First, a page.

I've always enjoyed meeting new people at conferences as much as attending the sessions and learning from the presenters (no offense to the presenters). Last week was Twin Cities Startup Week (#TCSW21) and there were lots of great panels and events around the Minneapolis/St. Paul area. No matter what industry you work in, there were sessions that you could use to learn either about your industry or about how other industries do things. Being in the legal industry, most of the sessions related to legal were more focused on non-lawyers looking to start their businesses. Since it's not a legal conference, I found it enjoyable to learn more about other industries, and in meeting some fellow attendees, I also got to hear about some of the legal issues that they are confronting.
One common thread throughout was that many of the folks I talked to didn't have estate planning on their list of things to get done for their business. For most of them, it just wasn't on their radar, and that's understandable. But in speaking to other attendees, there were some common estate planning issues that should be on the minds of small business founders.
Get a Comprehensive Estate Plan
As I discussed last week, it's important for business founders to have powers of attorney in place for both their business and their healthcare decisions. Beyond those basic documents, it's also important to have a full estate plan in place as well. Especially if you have a family at home, you want to make sure your personal legacy is protected and they are taken care of.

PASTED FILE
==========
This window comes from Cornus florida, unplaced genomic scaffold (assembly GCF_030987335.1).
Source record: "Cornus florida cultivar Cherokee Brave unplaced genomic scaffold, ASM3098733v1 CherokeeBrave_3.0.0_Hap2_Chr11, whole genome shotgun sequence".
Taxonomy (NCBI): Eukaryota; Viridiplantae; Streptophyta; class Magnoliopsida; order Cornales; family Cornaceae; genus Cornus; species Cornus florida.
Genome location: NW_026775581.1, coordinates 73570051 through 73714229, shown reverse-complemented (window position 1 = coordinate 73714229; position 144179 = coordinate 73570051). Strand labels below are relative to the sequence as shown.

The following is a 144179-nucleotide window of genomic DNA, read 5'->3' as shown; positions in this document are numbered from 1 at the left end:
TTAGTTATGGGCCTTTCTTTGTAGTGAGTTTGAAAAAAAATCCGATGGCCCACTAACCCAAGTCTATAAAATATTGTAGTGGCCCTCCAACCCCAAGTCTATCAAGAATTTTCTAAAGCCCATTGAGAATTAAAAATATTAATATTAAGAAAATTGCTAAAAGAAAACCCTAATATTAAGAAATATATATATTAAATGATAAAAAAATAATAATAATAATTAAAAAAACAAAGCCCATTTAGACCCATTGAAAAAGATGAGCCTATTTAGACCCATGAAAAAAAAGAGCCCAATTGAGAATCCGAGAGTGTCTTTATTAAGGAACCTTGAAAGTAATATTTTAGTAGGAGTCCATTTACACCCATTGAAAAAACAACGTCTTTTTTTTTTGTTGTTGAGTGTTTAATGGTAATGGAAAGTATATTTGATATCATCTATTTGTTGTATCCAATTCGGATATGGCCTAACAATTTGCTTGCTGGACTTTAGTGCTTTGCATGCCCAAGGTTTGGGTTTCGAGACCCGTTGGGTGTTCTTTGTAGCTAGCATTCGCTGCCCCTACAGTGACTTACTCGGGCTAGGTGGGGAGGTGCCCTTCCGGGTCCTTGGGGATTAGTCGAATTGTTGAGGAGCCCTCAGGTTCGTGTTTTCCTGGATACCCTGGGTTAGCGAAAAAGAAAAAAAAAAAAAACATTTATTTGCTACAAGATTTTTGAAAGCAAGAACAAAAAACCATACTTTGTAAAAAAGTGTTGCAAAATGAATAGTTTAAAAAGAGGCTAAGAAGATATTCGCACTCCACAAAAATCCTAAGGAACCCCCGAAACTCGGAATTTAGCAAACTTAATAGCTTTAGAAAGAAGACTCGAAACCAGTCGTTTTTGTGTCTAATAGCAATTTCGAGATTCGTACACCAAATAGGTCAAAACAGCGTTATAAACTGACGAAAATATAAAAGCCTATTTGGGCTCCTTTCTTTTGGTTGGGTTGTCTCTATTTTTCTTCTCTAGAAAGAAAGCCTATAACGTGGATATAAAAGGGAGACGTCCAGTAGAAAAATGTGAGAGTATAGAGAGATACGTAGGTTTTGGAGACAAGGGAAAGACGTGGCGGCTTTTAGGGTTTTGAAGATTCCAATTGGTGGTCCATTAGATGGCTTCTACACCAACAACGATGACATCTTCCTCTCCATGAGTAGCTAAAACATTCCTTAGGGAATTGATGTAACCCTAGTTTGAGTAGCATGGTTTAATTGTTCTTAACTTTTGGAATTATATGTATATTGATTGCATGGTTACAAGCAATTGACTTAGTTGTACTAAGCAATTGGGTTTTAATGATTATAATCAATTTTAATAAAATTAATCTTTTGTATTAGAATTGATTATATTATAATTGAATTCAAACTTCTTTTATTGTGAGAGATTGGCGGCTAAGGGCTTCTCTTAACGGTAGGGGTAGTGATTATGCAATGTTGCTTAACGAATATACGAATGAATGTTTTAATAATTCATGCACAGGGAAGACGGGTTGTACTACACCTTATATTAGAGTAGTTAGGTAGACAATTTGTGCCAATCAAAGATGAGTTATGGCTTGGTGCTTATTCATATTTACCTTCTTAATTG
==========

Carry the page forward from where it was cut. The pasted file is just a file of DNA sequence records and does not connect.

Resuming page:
One of the most common objections I heard was that it takes too much time and money to even get an estate plan started. Frankly, you can get your powers of attorney done in minutes if need be. And don't forget about the power of beneficiary designations and transfer on death deeds as key tools to your estate plan. Even if you don't have the time to do a full will or trust at this moment, you can often spend a few minutes at least making sure your documents and beneficiaries are up to date in case they are needed.
An Estate Plan Should Include Business Succession Planning
The interplay between your estate plan and your business is most easily seen when you are working on a business succession plan. Much like your estate plan, your business succession plan is a roadmap for your business after you are gone. The key difference is that you don't have to die for your business succession plan to begin working. Especially if you are considering selling your business or retiring, then having a plan in place is an important step to make sure your business' legacy is protected once you are no longer there.
There were a few panels I attended throughout the week that touched on the importance of business succession planning. At times, the jargon was a bit dense for someone without a law or business degree to understand. But just like your estate plan, you need to understand the language in your business succession plan and how it works, and what will happen when you are gone from your business.
Estate planning doesn't make for as interesting a panel as venture capital financing or the social hours throughout the week. But if you are starting your business, don't neglect to make sure you are planning for yourself as much as you are planning for your business.
You May Also Like
- Estate Planning for Small Business Founders
- How Do My Assets Get Transferred When I Die?
- How Do I Personalize My Estate Plan?
It was another successful conference and if you're ready to take the next step and get your estate plan and business succession plan in place, let's set up a Legal Strategy Session to discuss the next best steps for you.